Holy shit! M. Night Shyamalan is back and the world is a better place for it! 15 years ago, my friends and I were as excited for a new Shyamalan movie as we are for a new superhero movie today. He was a genre of his own and the future seemed bright. Then he made ‘The Village’ and it was all down hill from there.
It was weird. I thought ‘The Village’ was an okay movie, but Shyamalan responded like a kid who’d gotten beaten up on the playground. The reviews were only mixed, but he responded with a series of petty and lazily written films. Ever since then it has been one failure after another. I kept watching and hoping he would show that spark of brilliance again. Sadly, it seemed he had lost that touch completely.
After more than a decade, I gave up on the guy. I didn’t even watch his last movie, and it had gotten decent reviews. I just felt like I couldn’t trust the guy anymore. However, the reviews for this movie were generally positive, and it seemed like an interesting concept. So, I decided to give it a shot. Now, I can tell you with complete certainty that I am so glad I took the time to see this movie. It really is a return to form for Shyamalan and a stepping stone towards something that could be remarkable.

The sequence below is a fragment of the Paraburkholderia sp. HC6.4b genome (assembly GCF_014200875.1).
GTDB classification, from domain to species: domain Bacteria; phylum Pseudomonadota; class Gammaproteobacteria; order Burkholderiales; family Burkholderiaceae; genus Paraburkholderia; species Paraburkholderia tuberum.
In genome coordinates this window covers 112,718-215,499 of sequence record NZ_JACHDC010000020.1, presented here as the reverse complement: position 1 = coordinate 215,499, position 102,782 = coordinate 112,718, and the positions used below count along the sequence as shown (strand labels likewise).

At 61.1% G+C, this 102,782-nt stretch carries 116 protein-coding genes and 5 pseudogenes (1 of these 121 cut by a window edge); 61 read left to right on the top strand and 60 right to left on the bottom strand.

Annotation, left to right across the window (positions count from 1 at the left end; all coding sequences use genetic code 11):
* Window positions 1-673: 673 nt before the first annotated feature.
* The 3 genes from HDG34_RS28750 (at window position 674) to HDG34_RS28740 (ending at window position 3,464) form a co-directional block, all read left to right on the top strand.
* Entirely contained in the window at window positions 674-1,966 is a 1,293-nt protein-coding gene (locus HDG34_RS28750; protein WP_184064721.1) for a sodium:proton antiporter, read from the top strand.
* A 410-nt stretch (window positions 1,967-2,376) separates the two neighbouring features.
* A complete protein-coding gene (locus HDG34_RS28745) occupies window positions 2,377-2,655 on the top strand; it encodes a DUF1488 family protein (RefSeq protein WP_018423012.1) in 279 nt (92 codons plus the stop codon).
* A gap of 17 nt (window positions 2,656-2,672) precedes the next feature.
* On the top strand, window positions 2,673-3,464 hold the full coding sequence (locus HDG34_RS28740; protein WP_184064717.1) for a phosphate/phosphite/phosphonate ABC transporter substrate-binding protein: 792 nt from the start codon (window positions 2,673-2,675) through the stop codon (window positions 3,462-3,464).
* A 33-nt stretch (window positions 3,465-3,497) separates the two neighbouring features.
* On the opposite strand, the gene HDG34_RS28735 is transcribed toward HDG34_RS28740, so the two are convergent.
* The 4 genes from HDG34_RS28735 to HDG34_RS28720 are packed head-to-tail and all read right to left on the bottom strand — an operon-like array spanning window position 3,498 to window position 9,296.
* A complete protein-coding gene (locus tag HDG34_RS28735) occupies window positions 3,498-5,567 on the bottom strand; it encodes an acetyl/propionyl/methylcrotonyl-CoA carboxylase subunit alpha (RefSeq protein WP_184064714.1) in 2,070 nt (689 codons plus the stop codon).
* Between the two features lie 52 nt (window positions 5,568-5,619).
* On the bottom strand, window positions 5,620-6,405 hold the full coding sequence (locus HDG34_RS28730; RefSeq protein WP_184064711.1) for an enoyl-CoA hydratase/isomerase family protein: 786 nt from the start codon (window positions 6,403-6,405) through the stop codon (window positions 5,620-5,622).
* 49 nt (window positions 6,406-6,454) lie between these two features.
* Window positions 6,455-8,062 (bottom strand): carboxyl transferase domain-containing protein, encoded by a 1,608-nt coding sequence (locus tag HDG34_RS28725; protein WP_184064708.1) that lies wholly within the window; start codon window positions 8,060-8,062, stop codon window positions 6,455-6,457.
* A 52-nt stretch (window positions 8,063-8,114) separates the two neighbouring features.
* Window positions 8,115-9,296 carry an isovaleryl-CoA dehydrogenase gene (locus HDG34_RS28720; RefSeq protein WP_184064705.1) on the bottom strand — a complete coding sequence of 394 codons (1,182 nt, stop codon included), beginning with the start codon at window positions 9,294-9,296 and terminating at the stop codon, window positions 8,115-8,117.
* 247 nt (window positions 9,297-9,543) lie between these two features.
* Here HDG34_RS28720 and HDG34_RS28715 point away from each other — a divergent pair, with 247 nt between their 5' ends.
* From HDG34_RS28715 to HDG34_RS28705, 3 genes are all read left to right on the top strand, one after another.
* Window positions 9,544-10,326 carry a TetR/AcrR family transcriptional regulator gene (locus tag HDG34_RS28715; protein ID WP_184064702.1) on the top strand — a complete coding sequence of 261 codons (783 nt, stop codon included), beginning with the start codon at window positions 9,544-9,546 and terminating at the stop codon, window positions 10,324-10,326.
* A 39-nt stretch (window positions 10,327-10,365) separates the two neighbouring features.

The story here revolves around a man named Kevin…..or Dennis……or whatever 1 of his 23 personalities has taken over. This character is played by James McAvoy in a tour de force performance. At the opening of the film, one of his personalities kidnaps three girls played by Anya Taylor-Joy, Haley Lu Richardson, and Jessica Sula. It turns out that he believes he can bring out a 24th personality in a plot that involves these girls, but I won’t give anything else away there.
The main protagonist out of the three girls here is Casey Cooke (played by Anya Taylor-Joy). She is the character we get to know the best and the one who’s dark past is revealed through a series of old school Shyamalan flashbacks. These are expertly crafted scenes and Taylor-Joy does a wonderful job of delivering the sense of loss that the older version of Casey must feel. She’s also quite clever and has some exceptionally intriguing (while occasionally funny) conversations with McAvoy’s character.
The film is a slow boiler. A film that delivers its goods in the same way Shyamalan did when he was first wowing audiences so long ago. He provides an interesting premise and compelling characters. Then he slowly reveals the intricacies of the story and each character through properly placed character development. He uses that development to further the plot and begin to unravel his mystery by leaving out just the right piece, bit by bit, until he’s ready for the big reveal.
It’s a brilliant formula that worked wonders for Shyamalan in ‘The Sixth Sense’, ‘Unbreakable’, and ‘Signs’, but fell off over time. It is clear here that by returning to his roots he has delivered his best work in 15 years. And in the end he sets up the potential for a sequel that I couldn’t be more excited about. So, if you were ever a fan of this mans work then it is time to come back. He has returned to form and it’s an exciting thing to see!
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